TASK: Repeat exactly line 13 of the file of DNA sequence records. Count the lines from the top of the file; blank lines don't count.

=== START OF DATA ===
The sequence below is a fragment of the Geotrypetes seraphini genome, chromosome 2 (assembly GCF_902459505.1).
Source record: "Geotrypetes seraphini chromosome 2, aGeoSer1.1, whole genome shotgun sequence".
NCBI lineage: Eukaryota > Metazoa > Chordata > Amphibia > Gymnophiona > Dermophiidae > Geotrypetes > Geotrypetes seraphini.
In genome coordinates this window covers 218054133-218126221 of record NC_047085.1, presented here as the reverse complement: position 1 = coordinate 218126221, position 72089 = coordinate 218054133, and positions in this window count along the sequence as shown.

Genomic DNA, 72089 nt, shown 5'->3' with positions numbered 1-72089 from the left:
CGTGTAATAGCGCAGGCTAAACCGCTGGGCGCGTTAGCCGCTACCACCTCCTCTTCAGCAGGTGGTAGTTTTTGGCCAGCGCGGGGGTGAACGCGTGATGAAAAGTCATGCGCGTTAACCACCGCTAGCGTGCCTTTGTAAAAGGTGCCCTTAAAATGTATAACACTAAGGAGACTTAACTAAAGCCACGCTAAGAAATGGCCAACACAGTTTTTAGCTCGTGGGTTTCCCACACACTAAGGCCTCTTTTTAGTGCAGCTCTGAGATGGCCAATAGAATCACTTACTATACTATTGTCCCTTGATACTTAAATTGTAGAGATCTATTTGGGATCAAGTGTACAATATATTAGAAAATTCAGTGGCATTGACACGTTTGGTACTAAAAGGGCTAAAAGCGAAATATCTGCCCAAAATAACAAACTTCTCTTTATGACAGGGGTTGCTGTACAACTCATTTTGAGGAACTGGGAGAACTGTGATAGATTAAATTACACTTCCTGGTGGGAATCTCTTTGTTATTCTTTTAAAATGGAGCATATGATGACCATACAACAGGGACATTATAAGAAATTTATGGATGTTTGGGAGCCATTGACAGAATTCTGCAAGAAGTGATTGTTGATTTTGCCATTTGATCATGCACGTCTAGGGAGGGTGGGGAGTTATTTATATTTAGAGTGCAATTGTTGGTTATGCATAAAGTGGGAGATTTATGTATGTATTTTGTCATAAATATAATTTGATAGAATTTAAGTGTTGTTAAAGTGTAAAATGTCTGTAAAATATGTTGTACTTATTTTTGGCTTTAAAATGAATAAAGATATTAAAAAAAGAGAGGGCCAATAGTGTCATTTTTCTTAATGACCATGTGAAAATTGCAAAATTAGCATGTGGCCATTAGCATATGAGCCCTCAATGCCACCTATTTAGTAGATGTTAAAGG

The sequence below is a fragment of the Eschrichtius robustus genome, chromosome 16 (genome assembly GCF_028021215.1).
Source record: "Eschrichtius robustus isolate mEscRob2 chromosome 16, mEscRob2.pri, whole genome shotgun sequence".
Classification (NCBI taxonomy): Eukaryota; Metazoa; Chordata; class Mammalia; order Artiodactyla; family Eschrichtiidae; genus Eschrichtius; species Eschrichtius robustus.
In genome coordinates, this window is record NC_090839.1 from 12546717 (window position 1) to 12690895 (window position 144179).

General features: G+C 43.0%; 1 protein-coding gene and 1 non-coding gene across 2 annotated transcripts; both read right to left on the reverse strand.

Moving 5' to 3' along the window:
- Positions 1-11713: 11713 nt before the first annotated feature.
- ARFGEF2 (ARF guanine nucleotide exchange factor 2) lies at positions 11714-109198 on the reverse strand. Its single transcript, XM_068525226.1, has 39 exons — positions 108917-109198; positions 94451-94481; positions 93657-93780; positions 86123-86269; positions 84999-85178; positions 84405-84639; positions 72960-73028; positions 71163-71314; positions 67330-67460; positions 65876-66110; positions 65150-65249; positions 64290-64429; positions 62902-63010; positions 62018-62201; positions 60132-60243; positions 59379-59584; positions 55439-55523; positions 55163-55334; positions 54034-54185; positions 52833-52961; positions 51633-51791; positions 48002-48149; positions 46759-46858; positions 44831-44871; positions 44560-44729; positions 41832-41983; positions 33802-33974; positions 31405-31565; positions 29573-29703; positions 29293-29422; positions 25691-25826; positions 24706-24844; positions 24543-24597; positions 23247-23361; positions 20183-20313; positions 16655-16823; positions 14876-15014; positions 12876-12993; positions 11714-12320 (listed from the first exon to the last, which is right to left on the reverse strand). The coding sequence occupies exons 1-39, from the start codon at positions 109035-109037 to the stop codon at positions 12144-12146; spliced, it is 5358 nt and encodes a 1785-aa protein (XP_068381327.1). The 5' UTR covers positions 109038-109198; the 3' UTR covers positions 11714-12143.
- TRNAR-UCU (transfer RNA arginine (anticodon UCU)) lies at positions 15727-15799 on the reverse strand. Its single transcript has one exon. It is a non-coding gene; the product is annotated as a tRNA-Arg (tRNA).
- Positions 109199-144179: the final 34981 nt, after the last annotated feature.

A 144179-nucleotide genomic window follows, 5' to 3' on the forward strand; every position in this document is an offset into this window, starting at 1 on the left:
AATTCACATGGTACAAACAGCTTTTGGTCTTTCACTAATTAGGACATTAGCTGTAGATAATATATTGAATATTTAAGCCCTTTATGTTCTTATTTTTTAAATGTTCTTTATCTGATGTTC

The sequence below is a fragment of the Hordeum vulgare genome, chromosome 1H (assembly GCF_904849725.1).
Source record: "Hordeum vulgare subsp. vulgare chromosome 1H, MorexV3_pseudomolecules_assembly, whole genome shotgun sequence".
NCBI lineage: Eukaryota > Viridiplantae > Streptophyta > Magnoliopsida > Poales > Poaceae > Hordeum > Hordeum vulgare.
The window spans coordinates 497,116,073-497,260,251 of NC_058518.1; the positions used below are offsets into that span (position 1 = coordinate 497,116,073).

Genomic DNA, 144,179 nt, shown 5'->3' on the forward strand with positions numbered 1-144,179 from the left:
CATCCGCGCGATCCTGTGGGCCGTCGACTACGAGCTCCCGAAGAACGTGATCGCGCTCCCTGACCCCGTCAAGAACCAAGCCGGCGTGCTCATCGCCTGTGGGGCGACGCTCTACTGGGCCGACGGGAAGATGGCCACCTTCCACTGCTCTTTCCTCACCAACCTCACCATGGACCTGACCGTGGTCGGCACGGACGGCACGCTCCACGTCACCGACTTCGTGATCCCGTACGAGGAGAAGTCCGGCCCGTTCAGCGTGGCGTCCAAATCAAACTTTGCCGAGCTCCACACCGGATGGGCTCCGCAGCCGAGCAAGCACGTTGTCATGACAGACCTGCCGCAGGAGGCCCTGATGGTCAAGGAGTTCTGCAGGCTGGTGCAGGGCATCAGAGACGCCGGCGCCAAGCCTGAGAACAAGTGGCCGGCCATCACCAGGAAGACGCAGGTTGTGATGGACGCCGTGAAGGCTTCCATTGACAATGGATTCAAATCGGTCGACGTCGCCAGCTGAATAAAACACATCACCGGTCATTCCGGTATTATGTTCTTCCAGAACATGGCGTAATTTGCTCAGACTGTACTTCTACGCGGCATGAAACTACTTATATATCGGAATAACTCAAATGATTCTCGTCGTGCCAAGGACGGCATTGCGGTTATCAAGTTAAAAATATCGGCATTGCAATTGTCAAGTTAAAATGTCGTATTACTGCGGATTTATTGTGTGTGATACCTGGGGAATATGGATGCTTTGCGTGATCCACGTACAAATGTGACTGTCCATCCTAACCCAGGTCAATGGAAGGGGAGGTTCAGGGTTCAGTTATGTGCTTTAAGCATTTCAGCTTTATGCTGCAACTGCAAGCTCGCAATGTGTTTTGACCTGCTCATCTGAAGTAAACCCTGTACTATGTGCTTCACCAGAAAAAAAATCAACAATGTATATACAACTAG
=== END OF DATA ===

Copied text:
- Positions 1-11713: 11713 nt before the first annotated feature.